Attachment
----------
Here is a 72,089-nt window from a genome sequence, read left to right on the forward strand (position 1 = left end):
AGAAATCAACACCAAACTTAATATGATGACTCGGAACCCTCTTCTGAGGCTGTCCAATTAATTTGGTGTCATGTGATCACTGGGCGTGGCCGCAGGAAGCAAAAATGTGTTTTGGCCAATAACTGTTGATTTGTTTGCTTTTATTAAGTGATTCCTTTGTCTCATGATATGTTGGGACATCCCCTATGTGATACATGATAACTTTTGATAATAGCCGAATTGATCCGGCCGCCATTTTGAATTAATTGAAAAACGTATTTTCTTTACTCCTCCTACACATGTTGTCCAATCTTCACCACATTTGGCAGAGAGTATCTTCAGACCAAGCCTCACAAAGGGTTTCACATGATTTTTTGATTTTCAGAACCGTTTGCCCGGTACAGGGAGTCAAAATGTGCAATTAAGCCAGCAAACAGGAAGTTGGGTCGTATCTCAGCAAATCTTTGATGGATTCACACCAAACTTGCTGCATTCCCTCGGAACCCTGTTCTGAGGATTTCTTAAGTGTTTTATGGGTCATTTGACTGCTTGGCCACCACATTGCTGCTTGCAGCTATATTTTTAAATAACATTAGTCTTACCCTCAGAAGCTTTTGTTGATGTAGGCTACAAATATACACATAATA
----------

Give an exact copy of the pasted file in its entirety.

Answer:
Here is a 72,089-nt window from a genome sequence, read left to right on the forward strand (position 1 = left end):
AGAAATCAACACCAAACTTAATATGATGACTCGGAACCCTCTTCTGAGGCTGTCCAATTAATTTGGTGTCATGTGATCACTGGGCGTGGCCGCAGGAAGCAAAAATGTGTTTTGGCCAATAACTGTTGATTTGTTTGCTTTTATTAAGTGATTCCTTTGTCTCATGATATGTTGGGACATCCCCTATGTGATACATGATAACTTTTGATAATAGCCGAATTGATCCGGCCGCCATTTTGAATTAATTGAAAAACGTATTTTCTTTACTCCTCCTACACATGTTGTCCAATCTTCACCACATTTGGCAGAGAGTATCTTCAGACCAAGCCTCACAAAGGGTTTCACATGATTTTTTGATTTTCAGAACCGTTTGCCCGGTACAGGGAGTCAAAATGTGCAATTAAGCCAGCAAACAGGAAGTTGGGTCGTATCTCAGCAAATCTTTGATGGATTCACACCAAACTTGCTGCATTCCCTCGGAACCCTGTTCTGAGGATTTCTTAAGTGTTTTATGGGTCATTTGACTGCTTGGCCACCACATTGCTGCTTGCAGCTATATTTTTAAATAACATTAGTCTTACCCTCAGAAGCTTTTGTTGATGTAGGCTACAAATATACACATAATA